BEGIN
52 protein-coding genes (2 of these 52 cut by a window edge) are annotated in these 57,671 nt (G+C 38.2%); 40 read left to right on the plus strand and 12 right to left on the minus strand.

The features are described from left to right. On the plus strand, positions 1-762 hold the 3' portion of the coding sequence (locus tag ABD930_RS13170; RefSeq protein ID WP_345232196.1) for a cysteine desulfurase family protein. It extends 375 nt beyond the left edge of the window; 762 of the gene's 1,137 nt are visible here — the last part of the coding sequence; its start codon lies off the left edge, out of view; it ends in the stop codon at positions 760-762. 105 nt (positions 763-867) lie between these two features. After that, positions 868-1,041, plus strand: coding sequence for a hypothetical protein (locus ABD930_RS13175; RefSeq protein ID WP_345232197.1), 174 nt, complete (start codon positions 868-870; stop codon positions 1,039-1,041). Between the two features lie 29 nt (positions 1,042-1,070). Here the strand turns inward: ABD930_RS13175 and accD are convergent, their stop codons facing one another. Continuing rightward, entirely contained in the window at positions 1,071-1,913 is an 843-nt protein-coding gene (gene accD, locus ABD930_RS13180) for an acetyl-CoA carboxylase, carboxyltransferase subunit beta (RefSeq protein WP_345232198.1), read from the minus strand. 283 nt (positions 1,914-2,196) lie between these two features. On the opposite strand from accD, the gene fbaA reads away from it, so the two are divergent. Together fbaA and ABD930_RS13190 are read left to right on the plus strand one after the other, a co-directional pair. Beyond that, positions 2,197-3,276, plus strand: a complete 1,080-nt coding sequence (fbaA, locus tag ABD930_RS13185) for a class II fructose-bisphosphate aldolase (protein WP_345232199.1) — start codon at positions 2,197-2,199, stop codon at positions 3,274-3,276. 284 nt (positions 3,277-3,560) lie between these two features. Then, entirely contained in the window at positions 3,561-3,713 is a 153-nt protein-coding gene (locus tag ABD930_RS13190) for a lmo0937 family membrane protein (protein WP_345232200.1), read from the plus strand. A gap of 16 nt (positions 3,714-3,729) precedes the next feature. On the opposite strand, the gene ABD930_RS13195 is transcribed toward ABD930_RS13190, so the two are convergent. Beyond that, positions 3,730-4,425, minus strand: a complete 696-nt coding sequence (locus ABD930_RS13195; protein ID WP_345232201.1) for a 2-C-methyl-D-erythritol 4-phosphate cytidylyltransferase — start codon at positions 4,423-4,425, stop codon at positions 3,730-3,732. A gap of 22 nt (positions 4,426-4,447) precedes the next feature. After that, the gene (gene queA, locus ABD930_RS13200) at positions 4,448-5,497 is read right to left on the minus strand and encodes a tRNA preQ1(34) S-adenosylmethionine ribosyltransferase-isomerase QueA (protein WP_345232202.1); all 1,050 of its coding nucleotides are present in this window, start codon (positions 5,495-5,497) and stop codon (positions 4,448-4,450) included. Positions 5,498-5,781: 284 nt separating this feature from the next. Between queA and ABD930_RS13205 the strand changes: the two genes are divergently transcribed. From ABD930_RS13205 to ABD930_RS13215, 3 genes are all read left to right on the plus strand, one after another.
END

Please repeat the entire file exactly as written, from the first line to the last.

52 protein-coding genes (2 of these 52 cut by a window edge) are annotated in these 57,671 nt (G+C 38.2%); 40 read left to right on the plus strand and 12 right to left on the minus strand.

The features are described from left to right. On the plus strand, positions 1-762 hold the 3' portion of the coding sequence (locus tag ABD930_RS13170; RefSeq protein ID WP_345232196.1) for a cysteine desulfurase family protein. It extends 375 nt beyond the left edge of the window; 762 of the gene's 1,137 nt are visible here — the last part of the coding sequence; its start codon lies off the left edge, out of view; it ends in the stop codon at positions 760-762. 105 nt (positions 763-867) lie between these two features. After that, positions 868-1,041, plus strand: coding sequence for a hypothetical protein (locus ABD930_RS13175; RefSeq protein ID WP_345232197.1), 174 nt, complete (start codon positions 868-870; stop codon positions 1,039-1,041). Between the two features lie 29 nt (positions 1,042-1,070). Here the strand turns inward: ABD930_RS13175 and accD are convergent, their stop codons facing one another. Continuing rightward, entirely contained in the window at positions 1,071-1,913 is an 843-nt protein-coding gene (gene accD, locus ABD930_RS13180) for an acetyl-CoA carboxylase, carboxyltransferase subunit beta (RefSeq protein WP_345232198.1), read from the minus strand. 283 nt (positions 1,914-2,196) lie between these two features. On the opposite strand from accD, the gene fbaA reads away from it, so the two are divergent. Together fbaA and ABD930_RS13190 are read left to right on the plus strand one after the other, a co-directional pair. Beyond that, positions 2,197-3,276, plus strand: a complete 1,080-nt coding sequence (fbaA, locus tag ABD930_RS13185) for a class II fructose-bisphosphate aldolase (protein WP_345232199.1) — start codon at positions 2,197-2,199, stop codon at positions 3,274-3,276. 284 nt (positions 3,277-3,560) lie between these two features. Then, entirely contained in the window at positions 3,561-3,713 is a 153-nt protein-coding gene (locus tag ABD930_RS13190) for a lmo0937 family membrane protein (protein WP_345232200.1), read from the plus strand. A gap of 16 nt (positions 3,714-3,729) precedes the next feature. On the opposite strand, the gene ABD930_RS13195 is transcribed toward ABD930_RS13190, so the two are convergent. Beyond that, positions 3,730-4,425, minus strand: a complete 696-nt coding sequence (locus ABD930_RS13195; protein ID WP_345232201.1) for a 2-C-methyl-D-erythritol 4-phosphate cytidylyltransferase — start codon at positions 4,423-4,425, stop codon at positions 3,730-3,732. A gap of 22 nt (positions 4,426-4,447) precedes the next feature. After that, the gene (gene queA, locus ABD930_RS13200) at positions 4,448-5,497 is read right to left on the minus strand and encodes a tRNA preQ1(34) S-adenosylmethionine ribosyltransferase-isomerase QueA (protein WP_345232202.1); all 1,050 of its coding nucleotides are present in this window, start codon (positions 5,495-5,497) and stop codon (positions 4,448-4,450) included. Positions 5,498-5,781: 284 nt separating this feature from the next. Between queA and ABD930_RS13205 the strand changes: the two genes are divergently transcribed. From ABD930_RS13205 to ABD930_RS13215, 3 genes are all read left to right on the plus strand, one after another.